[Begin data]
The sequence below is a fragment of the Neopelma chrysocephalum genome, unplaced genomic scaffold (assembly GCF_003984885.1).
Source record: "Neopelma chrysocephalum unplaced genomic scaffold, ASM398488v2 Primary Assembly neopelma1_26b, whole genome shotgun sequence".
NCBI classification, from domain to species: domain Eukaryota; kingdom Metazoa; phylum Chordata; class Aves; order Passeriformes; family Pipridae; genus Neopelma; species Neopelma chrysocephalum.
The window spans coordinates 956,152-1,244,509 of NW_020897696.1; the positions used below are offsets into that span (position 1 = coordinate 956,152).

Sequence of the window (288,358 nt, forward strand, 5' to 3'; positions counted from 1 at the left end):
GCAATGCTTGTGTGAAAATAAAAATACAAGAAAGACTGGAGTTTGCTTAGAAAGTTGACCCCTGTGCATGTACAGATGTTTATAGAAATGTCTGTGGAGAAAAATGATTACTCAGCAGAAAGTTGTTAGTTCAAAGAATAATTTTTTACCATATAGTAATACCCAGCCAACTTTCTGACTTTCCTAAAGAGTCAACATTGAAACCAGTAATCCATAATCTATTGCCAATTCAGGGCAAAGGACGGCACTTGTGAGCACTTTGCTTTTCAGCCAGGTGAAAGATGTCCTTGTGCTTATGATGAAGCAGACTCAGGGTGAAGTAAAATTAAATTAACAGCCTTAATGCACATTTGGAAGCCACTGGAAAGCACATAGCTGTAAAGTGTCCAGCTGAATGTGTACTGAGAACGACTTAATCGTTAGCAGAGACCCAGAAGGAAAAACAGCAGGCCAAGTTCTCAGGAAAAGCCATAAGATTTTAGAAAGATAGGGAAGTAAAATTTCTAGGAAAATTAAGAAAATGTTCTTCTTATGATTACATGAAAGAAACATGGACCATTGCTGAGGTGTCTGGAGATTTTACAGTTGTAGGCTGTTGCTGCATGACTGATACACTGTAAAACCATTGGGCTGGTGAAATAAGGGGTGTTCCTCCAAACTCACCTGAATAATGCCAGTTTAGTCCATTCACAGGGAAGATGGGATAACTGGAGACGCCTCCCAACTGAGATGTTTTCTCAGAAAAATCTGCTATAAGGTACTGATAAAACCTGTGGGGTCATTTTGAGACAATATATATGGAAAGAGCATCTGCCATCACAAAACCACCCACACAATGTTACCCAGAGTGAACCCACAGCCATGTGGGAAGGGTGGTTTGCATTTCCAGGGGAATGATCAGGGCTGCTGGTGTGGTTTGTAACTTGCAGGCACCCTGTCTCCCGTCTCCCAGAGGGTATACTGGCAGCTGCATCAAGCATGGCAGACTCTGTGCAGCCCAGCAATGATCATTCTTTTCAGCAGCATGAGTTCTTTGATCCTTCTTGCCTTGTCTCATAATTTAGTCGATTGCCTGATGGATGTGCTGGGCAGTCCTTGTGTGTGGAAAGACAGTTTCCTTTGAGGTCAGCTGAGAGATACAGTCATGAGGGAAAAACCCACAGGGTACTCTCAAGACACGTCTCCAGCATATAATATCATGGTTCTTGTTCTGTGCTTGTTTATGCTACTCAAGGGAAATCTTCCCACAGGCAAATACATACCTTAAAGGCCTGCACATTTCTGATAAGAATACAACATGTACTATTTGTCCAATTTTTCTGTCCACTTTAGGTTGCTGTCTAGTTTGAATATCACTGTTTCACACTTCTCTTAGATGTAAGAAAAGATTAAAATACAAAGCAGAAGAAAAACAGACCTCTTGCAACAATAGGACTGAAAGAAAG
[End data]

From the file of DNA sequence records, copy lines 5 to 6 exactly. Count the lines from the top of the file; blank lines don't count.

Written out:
Sequence of the window (288,358 nt, forward strand, 5' to 3'; positions counted from 1 at the left end):
GCAATGCTTGTGTGAAAATAAAAATACAAGAAAGACTGGAGTTTGCTTAGAAAGTTGACCCCTGTGCATGTACAGATGTTTATAGAAATGTCTGTGGAGAAAAATGATTACTCAGCAGAAAGTTGTTAGTTCAAAGAATAATTTTTTACCATATAGTAATACCCAGCCAACTTTCTGACTTTCCTAAAGAGTCAACATTGAAACCAGTAATCCATAATCTATTGCCAATTCAGGGCAAAGGACGGCACTTGTGAGCACTTTGCTTTTCAGCCAGGTGAAAGATGTCCTTGTGCTTATGATGAAGCAGACTCAGGGTGAAGTAAAATTAAATTAACAGCCTTAATGCACATTTGGAAGCCACTGGAAAGCACATAGCTGTAAAGTGTCCAGCTGAATGTGTACTGAGAACGACTTAATCGTTAGCAGAGACCCAGAAGGAAAAACAGCAGGCCAAGTTCTCAGGAAAAGCCATAAGATTTTAGAAAGATAGGGAAGTAAAATTTCTAGGAAAATTAAGAAAATGTTCTTCTTATGATTACATGAAAGAAACATGGACCATTGCTGAGGTGTCTGGAGATTTTACAGTTGTAGGCTGTTGCTGCATGACTGATACACTGTAAAACCATTGGGCTGGTGAAATAAGGGGTGTTCCTCCAAACTCACCTGAATAATGCCAGTTTAGTCCATTCACAGGGAAGATGGGATAACTGGAGACGCCTCCCAACTGAGATGTTTTCTCAGAAAAATCTGCTATAAGGTACTGATAAAACCTGTGGGGTCATTTTGAGACAATATATATGGAAAGAGCATCTGCCATCACAAAACCACCCACACAATGTTACCCAGAGTGAACCCACAGCCATGTGGGAAGGGTGGTTTGCATTTCCAGGGGAATGATCAGGGCTGCTGGTGTGGTTTGTAACTTGCAGGCACCCTGTCTCCCGTCTCCCAGAGGGTATACTGGCAGCTGCATCAAGCATGGCAGACTCTGTGCAGCCCAGCAATGATCATTCTTTTCAGCAGCATGAGTTCTTTGATCCTTCTTGCCTTGTCTCATAATTTAGTCGATTGCCTGATGGATGTGCTGGGCAGTCCTTGTGTGTGGAAAGACAGTTTCCTTTGAGGTCAGCTGAGAGATACAGTCATGAGGGAAAAACCCACAGGGTACTCTCAAGACACGTCTCCAGCATATAATATCATGGTTCTTGTTCTGTGCTTGTTTATGCTACTCAAGGGAAATCTTCCCACAGGCAAATACATACCTTAAAGGCCTGCACATTTCTGATAAGAATACAACATGTACTATTTGTCCAATTTTTCTGTCCACTTTAGGTTGCTGTCTAGTTTGAATATCACTGTTTCACACTTCTCTTAGATGTAAGAAAAGATTAAAATACAAAGCAGAAGAAAAACAGACCTCTTGCAACAATAGGACTGAAAGAAAG